The Endpoints poll: Clinton v Trump and widespread fretting that the FDA just blundered badly
Who would be a better president for biotech? Hillary Clinton or Donald Trump? Is there even a difference? And what did the industry think of that controversial Duchenne muscular dystrophy drug approval? Did it mark a drop in FDA standards? We asked our audience and heard back — loud and clear.
Endpoints News pulled off its first snap poll at the end of last week, with publisher Arsalan Arif sending out a single query to a targeted segment from our 10,000 email subscribers. About 95% of our audience is directly engaged in the biopharma business, with a big focus on drug development. Our goal: get a sense of the industry’s thinking on presidential politics and that recent controversial FDA OK for the Duchenne drug eteplirsen.
The responses came in hard and fast, leaving little doubt how the majority is feeling on both issues. Altogether, Arif collected 494 responses from qualified biopharma industry professionals.
1. Who would be the better President for the biopharma industry? (Please, no personal feelings.)
First, on the election. Rather than simply ask who people are planning to vote for, we went for a somewhat different take. Who do you think will most likely be better for biotech? Donald Trump or Hillary Clinton? A slight, overall majority marked Clinton as the better of the two candidates for the industry. Trump came in at about half that number. And he beat out “no difference” by a mere 7 points, with 1 in 5 failing to see any kind advantage in one over the other.
Clinton may be winning the biotech vote, but with so many disaffected professionals unable to mark a preference, you can’t say that any kind of majority is over-the-moon about the idea of a Clinton presidency. Trump, though, is a distant second in the hearts of the biotech industry. Come the November election, Clinton takes the biotech vote — heavily clustered in Democratic strongholds like Boston and the Bay Area — in a cake walk.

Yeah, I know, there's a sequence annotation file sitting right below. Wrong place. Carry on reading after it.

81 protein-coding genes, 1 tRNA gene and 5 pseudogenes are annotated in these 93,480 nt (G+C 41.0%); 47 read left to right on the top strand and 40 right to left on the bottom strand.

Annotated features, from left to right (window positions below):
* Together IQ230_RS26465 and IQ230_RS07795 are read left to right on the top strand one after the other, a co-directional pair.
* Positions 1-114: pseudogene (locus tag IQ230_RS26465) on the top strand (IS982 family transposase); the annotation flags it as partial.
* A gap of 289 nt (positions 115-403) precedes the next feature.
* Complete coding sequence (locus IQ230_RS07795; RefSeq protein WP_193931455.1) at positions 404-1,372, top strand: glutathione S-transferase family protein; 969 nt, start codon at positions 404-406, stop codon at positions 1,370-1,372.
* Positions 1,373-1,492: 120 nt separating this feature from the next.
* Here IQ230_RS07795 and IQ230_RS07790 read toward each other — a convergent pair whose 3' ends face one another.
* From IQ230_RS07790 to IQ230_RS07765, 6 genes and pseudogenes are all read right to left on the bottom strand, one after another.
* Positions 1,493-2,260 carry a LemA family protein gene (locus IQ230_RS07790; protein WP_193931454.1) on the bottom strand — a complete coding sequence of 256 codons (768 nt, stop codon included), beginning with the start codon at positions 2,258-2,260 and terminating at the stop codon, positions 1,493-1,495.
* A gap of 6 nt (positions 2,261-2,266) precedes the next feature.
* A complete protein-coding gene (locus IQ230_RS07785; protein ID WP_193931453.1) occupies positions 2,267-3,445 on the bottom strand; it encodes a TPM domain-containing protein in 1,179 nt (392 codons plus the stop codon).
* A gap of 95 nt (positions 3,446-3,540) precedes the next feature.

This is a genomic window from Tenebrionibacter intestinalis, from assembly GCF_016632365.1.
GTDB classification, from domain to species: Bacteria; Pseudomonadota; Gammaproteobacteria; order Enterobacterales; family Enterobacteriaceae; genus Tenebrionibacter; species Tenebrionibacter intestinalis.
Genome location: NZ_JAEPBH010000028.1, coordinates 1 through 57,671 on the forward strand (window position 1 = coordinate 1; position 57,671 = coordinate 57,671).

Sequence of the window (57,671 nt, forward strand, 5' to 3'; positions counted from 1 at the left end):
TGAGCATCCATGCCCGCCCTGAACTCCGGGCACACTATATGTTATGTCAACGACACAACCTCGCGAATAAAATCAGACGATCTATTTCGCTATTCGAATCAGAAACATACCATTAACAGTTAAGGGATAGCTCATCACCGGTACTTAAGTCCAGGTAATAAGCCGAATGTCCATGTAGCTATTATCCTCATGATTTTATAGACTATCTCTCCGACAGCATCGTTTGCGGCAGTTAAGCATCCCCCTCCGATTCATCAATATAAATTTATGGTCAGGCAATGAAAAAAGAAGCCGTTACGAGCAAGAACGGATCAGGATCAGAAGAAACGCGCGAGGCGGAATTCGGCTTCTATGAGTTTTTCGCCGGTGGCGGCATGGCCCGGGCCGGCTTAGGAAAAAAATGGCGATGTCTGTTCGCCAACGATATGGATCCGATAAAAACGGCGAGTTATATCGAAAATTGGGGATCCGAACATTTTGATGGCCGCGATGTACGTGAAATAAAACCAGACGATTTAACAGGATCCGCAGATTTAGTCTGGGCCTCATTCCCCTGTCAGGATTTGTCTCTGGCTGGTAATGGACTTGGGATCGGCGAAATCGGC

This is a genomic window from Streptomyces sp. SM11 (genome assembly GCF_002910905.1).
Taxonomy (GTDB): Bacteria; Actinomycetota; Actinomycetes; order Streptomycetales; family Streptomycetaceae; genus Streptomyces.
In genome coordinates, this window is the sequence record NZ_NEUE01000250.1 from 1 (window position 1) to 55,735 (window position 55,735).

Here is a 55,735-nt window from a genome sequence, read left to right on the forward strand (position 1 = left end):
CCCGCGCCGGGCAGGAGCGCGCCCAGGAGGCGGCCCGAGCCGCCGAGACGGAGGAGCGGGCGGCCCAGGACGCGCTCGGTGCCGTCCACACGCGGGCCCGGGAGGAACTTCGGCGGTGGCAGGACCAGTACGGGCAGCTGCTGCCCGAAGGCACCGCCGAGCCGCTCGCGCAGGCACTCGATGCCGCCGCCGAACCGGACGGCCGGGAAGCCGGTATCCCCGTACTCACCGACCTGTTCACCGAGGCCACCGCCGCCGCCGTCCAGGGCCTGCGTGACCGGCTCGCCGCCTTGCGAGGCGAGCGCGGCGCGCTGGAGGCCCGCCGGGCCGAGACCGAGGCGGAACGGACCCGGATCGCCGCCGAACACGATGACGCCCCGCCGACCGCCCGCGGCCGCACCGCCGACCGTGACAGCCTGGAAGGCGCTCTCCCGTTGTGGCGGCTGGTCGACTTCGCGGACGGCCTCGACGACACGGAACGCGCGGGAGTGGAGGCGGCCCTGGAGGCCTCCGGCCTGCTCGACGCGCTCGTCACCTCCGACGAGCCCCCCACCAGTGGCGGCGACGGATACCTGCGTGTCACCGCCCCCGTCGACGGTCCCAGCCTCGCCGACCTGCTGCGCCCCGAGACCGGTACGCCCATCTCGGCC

2. Should the FDA have approved Exondys 51/eteplirsen?
|All||Clinton +||Trump +||No diff.|
|No||66% (324)||67% (173)||65% (87)||63% (64)|
|Yes||34% (170)||33% (86)||35% (47)||37% (37)|
There’s no doubting how to interpret these numbers. Two thirds of the people we polled felt that the FDA should not have approved Sarepta’s Exondys 51 (eteplirsen). This was a non-partisan favorite. There was virtually no difference on which way they leaned on the presidential showdown, either. Whether they thought Trump or Clinton was better for biotech, the majority clearly felt that the agency had made a mistake.
Sarepta helped foment one of the biggest patient advocacy campaigns ever mounted for an approval. But several top FDA officials made it clear that the company had never successfully made its case for this drug. FDA Commissioner Robert Califf also cited the company for playing fast and loose with some of the data the company used to make its case with patients and investors. But he bowed to the decision made by CDER director Janet Woodcock. And that, says the majority, was a mistake.
3. Did the approval of Exondys 51/eteplirsen mark a drop in the FDA’s standards?
|All||Wrong approval||Right approval|
|Yes||68% (337)||92% (299)||22% (38)|
|No||32% (157)||8% (25)||78% (132)|
Roughly the same number of industry pros who objected to the approval also concluded that the conditional approval for marketing marked a drop in the agency’s standards. It is noteworthy, though, that 22% of the industry professionals who felt it was the right decision also felt that it marked a drop in approval standards. A much smaller percentage of the “wrong” vote – 8% – did not feel that it reflected a drop in standards.